Hard times - Gladder to be Gay?


This article is from 2008.

Simon Callow

Simon Callow is heading our way with both Stonewall and Dickens on his mind. Anna Millar chats to one of theatre’s hardest working men about his love of acting and support for gay rights

Mere minutes out of London rehearsals for The Magic Flute and Simon Callow is merrily rolling off his to-do list. After curtain up on this show (which he’s directing), he’s off to Canada to recite 80 of Shakespeare’s sonnets, before journeying to Edinburgh to perform some Charles Dickens at the Fringe and ponder gay rights at the Festival of Politics. Lest we forget, there’s another book to work on and an upcoming role as Captain Hook to prepare for, all this hot on the heels of his critically acclaimed turn in Peter Shaffer’s Equus, earlier in the year. If the ubiquitous 59-year old actor/director/writer is tired of the pace, there’s little sign of it.

‘It’s not sensible to do so much of course,’ conceded Callow with a throaty chuckle. ‘The workload is just down to greed, of course, and my dreadful inability to say no.’ Perhaps best known for his part as the ebullient Gareth in mammoth screen hit Four Weddings and a Funeral, Callow’s supporting role effortlessly usurped Hugh Grant’s formidable fop, and helped create one of the most joyous gay characters seen in recent mainstream cinema.

A CBE in 1999 confirmed him as one of Britain’s national treasures. But while film fans still associate him with all things Gareth, theatre buffs and politicos will be well aware that his repertoire boasts so much more. Light on pomp, Callow’s easy-going nature belies a man who has bagged both the prestigious Laurence Olivier Award and the Patricia Rothermel Award for theatre, and enjoyed big screen success in Amadeus and Room with a View.

A champion for causes close to his heart, he famously appeared in a television commercial for prostate cancer and is perhaps most vocal about his work as a spokesman for gay rights. Indeed, while he modestly deems it a ‘massive collective effort’, Callow is widely credited with putting gay rights organisation Stonewall on the map. His Festival of Politics appearance will, he says, focus on his work with them and what he reflectively refers to as the ‘situation of gays’.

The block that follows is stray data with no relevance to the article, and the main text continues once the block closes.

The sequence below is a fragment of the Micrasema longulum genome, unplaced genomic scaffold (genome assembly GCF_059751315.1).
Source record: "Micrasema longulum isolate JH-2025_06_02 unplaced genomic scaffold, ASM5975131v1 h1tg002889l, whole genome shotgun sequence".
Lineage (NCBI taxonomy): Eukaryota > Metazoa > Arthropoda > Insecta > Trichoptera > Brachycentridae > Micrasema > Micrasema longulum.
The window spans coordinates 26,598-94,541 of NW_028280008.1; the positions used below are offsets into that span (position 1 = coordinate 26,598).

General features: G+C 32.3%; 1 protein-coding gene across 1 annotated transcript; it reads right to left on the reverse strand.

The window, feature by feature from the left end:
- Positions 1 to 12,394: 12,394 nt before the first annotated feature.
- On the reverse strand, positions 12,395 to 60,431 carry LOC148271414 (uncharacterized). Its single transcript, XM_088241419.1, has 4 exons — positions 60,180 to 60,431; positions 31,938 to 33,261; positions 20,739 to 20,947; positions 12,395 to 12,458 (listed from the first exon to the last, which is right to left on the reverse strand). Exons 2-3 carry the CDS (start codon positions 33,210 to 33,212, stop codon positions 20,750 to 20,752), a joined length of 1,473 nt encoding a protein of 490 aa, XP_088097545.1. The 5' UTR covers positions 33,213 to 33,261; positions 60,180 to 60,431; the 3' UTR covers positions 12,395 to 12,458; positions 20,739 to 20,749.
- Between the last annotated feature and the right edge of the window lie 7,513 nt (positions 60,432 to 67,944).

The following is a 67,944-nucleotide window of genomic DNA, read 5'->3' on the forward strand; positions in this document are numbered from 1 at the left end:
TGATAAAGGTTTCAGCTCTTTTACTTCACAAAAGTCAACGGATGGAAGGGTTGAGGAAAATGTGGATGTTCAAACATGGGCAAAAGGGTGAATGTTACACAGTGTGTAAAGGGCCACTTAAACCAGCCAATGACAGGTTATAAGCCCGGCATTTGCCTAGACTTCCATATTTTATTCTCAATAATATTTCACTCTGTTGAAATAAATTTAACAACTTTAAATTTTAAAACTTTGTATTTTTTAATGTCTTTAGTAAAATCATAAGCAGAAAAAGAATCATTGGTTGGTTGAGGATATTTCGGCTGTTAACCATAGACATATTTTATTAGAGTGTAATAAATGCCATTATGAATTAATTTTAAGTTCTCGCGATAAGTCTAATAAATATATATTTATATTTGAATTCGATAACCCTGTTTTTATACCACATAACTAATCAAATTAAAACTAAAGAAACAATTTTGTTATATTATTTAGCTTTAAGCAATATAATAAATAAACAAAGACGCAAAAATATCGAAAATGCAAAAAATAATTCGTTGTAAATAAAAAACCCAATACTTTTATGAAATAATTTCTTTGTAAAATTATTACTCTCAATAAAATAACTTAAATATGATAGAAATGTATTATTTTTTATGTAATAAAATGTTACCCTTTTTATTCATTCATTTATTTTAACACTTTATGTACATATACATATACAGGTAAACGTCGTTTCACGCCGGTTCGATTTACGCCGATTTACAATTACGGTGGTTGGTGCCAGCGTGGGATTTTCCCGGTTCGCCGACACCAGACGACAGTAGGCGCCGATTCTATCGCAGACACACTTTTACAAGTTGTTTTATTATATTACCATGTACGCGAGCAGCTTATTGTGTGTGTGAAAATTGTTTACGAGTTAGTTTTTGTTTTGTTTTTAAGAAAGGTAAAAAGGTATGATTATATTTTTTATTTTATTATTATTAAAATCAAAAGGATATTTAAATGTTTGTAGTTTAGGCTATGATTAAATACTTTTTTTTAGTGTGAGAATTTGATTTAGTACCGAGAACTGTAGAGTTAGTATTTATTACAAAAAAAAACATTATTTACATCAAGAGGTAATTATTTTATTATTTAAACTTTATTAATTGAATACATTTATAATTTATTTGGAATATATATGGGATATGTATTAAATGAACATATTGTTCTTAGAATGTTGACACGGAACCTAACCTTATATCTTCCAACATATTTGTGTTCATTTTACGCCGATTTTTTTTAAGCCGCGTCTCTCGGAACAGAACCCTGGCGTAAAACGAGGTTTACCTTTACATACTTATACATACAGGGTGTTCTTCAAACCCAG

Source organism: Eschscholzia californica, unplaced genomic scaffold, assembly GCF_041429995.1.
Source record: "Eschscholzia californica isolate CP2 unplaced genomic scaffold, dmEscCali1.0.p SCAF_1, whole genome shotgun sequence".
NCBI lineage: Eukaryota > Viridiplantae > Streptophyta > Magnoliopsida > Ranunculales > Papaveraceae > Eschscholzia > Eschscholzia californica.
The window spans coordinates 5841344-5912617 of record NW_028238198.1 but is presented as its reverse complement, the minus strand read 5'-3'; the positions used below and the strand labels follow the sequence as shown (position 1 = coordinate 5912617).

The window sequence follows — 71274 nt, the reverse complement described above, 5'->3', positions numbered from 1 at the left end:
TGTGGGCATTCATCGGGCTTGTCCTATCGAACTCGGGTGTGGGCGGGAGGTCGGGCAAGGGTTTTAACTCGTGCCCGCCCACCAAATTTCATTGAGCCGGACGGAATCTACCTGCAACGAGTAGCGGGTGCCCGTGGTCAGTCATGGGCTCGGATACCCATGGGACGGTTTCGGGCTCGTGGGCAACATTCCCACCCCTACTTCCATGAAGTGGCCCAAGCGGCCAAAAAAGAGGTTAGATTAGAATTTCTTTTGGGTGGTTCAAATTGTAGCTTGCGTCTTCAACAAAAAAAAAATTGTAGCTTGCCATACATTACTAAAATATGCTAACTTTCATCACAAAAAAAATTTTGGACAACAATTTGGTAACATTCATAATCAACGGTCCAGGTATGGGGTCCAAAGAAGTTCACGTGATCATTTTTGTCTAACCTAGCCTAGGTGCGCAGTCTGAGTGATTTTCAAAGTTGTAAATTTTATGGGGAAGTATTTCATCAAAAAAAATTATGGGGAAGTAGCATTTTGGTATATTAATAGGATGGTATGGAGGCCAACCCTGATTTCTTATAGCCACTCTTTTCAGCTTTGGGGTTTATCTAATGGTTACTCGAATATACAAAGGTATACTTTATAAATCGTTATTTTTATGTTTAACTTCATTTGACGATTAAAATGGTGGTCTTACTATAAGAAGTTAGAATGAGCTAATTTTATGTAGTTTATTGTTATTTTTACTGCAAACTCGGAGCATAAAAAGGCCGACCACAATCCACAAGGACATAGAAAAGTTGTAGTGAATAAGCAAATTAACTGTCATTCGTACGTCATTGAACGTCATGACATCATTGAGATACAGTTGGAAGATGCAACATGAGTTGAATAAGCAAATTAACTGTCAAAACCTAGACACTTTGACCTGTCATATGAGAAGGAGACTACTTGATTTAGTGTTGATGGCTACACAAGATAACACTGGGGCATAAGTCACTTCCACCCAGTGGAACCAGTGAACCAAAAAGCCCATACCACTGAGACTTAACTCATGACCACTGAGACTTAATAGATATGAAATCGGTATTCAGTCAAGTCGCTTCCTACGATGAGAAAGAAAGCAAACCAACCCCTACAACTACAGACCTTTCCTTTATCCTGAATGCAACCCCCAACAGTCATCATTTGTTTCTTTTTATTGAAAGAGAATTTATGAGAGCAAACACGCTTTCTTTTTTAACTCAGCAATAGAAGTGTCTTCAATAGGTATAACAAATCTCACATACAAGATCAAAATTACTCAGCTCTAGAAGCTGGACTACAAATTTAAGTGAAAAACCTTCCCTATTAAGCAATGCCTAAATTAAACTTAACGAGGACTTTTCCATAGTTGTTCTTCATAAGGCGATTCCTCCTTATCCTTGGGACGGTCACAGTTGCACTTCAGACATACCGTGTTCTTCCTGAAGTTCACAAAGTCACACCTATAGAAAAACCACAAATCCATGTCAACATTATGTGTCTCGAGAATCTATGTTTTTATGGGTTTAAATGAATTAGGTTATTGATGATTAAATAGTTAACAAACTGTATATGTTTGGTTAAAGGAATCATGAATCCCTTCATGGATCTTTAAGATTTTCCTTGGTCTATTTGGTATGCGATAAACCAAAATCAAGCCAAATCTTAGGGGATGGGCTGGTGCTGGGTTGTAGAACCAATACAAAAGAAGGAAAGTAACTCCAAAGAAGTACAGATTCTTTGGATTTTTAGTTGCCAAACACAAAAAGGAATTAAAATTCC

‘I find it all quite strange because I’m not militant by nature, but these are the times we live in. Celebrity has a sort of power and I’m happy if I can raise awareness for the things I care about. The single most radical thing a gay person can do is come out; there is a huge statement and value to that, which is why I’m never sorry when people associate me with the part of Gareth because it was this delightful, sympathetic and joyful celebration of a gay man and his relationship. I think that Stonewall is probably responsible for getting some sort of equality and I’m very proud of that.’

Callow is equally passionate about his work in writing, directing and acting, the latter of which he will showcase at this year’s Fringe, when he takes to the stage at the Assembly Rooms to perform two of Charles Dickens’ works, Dr Marigold and Mr Chops, The Dwarf. It is, he concedes with a suitably large smile, something of a homecoming for a man whose repertoire is littered with Dickens, having played the author opposite Christopher Eccleston’s Time Lord in Doctor Who and having performed Dickens’ work several times in the course of his 35-year career.

He admits he has, in recent years, ‘fallen back in love’ with acting. ‘I really had an itch to do these Dickens’ pieces. I’d done them on television and very badly wanted to do them on stage, so I was delighted when the offer was put to me.’ No stranger to the Fringe, Callow started his drama career at the Traverse Theatre in the 70s. It was, he says, a hellion time. ‘In many ways I feel my career started in Edinburgh; it was a wondrous time, so I’m charmed to be coming back and revisiting some of the old haunts. I feel very much at home there, so I think August will be really rather lovely.’

Gladder to be Gay?, Scottish Parliament, Holyrood Road, 0131 473 2000, 20 Aug, 6pm, £6 (£3.50)

Simon Callow: A Festival Dickens, Assembly Rooms, George Street, 0131 623 3030, 8-25 Aug (not 11, 18), 2pm, £17.50-£20 (£15-£18). Preview 7 Aug, £10.

This article is from 2008.


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